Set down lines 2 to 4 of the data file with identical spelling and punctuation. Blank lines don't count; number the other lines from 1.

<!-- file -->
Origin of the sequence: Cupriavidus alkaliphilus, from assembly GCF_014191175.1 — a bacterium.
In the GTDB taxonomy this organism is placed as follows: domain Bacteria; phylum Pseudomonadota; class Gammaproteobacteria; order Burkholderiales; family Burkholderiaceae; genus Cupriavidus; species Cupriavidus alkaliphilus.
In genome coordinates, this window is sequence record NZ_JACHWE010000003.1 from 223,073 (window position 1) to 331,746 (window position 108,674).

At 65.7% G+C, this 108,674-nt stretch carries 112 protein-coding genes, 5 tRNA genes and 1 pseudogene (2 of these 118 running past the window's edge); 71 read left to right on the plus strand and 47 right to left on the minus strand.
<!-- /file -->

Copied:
In the GTDB taxonomy this organism is placed as follows: domain Bacteria; phylum Pseudomonadota; class Gammaproteobacteria; order Burkholderiales; family Burkholderiaceae; genus Cupriavidus; species Cupriavidus alkaliphilus.
In genome coordinates, this window is sequence record NZ_JACHWE010000003.1 from 223,073 (window position 1) to 331,746 (window position 108,674).

At 65.7% G+C, this 108,674-nt stretch carries 112 protein-coding genes, 5 tRNA genes and 1 pseudogene (2 of these 118 running past the window's edge); 71 read left to right on the plus strand and 47 right to left on the minus strand.